Ignore stanzas referring to a package that is not in PACKAGES. PACKAGES is a comma-separated list of package names. Note that this has the same effect as deleting the relevant stanzas from dune files. It is mostly meant for releases. During development, it is likely that what you want instead is to build a particular <package>.install target.
-p PACKAGES, --for-release-of-packages=PACKAGES
Shorthand for --root . --only-packages PACKAGE --ignore-promoted-rules --no-config --profile release. You must use this option in your <package>.opam files, in order to build only what's necessary when your project contains multiple packages as well as getting reproducible builds.
--profile=VAL (absent DUNE_PROFILE env)
Select the build profile, for instance dev orrelease. The default is dev.
Promote the generated <package>.install files to the source tree
Use this directory as workspace root instead of guessing it. Note that this option doesn't change the interpretation of targets given on the command line. It is only intended for scripts.
--store-orig-source-dir (absent DUNE_STORE_ORIG_SOURCE_DIR env)
Store original source location in dune-package metadata
Changes how the log of build results are displayed to the console between rebuilds while in --watch mode.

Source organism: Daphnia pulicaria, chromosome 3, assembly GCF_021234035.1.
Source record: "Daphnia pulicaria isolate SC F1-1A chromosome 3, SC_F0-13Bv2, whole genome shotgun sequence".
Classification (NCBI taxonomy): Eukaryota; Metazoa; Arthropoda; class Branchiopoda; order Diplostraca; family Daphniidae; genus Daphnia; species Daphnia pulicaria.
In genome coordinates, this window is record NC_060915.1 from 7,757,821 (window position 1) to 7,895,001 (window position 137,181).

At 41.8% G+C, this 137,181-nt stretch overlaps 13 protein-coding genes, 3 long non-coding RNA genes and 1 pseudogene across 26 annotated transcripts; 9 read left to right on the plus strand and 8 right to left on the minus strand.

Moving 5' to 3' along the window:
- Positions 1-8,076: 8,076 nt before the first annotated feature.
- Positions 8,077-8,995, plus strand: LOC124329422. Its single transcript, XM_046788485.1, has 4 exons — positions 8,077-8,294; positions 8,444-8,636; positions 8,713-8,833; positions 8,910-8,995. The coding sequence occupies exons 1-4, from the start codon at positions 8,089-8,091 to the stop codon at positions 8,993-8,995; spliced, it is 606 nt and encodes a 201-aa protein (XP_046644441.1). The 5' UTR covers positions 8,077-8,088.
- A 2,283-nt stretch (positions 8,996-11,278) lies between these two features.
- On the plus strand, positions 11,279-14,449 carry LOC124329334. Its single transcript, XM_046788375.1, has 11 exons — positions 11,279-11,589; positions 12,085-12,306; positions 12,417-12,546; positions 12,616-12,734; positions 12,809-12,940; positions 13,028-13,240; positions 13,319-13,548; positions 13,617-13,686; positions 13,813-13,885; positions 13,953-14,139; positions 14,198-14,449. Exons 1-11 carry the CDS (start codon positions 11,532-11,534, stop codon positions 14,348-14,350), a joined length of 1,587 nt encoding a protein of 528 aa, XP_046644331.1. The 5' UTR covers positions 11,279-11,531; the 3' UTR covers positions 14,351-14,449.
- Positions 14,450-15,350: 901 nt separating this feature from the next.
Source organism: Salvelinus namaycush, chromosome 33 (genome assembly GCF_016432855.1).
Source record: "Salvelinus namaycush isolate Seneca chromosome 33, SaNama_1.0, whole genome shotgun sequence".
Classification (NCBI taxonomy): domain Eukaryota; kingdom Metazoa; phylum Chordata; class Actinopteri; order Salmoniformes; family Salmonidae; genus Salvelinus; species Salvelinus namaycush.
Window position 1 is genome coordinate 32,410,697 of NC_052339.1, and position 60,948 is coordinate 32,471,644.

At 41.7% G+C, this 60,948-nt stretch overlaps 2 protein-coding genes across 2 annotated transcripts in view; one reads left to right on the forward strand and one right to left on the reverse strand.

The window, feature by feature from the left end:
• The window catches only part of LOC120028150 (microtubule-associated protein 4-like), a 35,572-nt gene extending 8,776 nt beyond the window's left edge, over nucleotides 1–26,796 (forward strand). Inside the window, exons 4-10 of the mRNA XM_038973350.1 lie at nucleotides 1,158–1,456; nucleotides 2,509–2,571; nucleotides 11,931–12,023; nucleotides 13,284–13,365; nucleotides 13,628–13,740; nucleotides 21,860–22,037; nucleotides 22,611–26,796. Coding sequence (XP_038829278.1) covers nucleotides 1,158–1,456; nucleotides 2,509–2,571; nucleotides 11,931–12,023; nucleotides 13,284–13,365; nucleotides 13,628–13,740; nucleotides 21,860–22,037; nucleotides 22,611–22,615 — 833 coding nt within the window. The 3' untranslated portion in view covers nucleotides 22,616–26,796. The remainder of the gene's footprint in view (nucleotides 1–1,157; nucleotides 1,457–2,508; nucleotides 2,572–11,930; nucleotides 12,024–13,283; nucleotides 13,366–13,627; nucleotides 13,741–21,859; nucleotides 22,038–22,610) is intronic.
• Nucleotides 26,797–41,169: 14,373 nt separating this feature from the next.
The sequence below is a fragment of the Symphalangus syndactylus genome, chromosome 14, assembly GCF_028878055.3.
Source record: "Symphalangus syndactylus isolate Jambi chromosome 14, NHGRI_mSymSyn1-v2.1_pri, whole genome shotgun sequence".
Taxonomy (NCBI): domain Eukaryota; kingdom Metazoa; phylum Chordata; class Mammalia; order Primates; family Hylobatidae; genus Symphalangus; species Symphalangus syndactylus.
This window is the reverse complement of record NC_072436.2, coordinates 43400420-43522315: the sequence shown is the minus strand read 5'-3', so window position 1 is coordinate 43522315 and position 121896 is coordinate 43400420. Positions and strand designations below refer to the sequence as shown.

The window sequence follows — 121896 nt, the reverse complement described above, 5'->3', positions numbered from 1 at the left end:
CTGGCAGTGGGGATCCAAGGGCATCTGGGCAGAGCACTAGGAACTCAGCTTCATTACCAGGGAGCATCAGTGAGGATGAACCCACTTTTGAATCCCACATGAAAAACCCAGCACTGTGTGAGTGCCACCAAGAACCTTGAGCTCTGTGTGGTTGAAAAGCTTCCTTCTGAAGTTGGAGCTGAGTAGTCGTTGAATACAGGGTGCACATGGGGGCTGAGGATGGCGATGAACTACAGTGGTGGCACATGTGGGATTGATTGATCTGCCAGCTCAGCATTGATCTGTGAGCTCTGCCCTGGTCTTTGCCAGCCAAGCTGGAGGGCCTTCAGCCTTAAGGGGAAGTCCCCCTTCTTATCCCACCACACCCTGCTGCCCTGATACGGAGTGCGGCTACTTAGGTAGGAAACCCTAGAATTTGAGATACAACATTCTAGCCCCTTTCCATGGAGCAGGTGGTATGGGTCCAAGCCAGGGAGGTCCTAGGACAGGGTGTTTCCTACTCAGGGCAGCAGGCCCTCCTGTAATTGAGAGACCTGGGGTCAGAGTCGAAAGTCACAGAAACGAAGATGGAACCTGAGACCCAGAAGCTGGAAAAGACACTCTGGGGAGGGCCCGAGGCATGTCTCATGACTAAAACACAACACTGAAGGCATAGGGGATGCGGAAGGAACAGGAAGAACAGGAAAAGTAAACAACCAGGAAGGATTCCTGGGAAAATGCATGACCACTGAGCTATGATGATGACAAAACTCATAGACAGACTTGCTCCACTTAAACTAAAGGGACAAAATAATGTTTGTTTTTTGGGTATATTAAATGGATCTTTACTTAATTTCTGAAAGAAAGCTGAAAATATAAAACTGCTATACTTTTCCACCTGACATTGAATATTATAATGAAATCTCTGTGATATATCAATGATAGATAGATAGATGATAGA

Output trace data in catapult format (compatible with chrome://tracing)
Same as --display verbose
--workspace=FILE (absent DUNE_WORKSPACE env)
Use this specific workspace file instead of looking it up.
-x VAL
Cross-compile using this toolchain.


Use `dune COMMAND --help' for help on a single command.


These environment variables affect the execution of dune:
Specified build directory. _build if unspecified
Activate binary cache
Probability cached rules are rerun to check for reproducibility
Binary cache duplication mode
Binary cache protocol
Disable all promotion rules
Build profile. dev if unspecified or release if -p is set.
Sandboxing mode to use by default. (see --sandbox)
Store original source location in dune-package metadata
Use this specific workspace file instead of looking it up.


Check bug reports at
Dune 2.1.3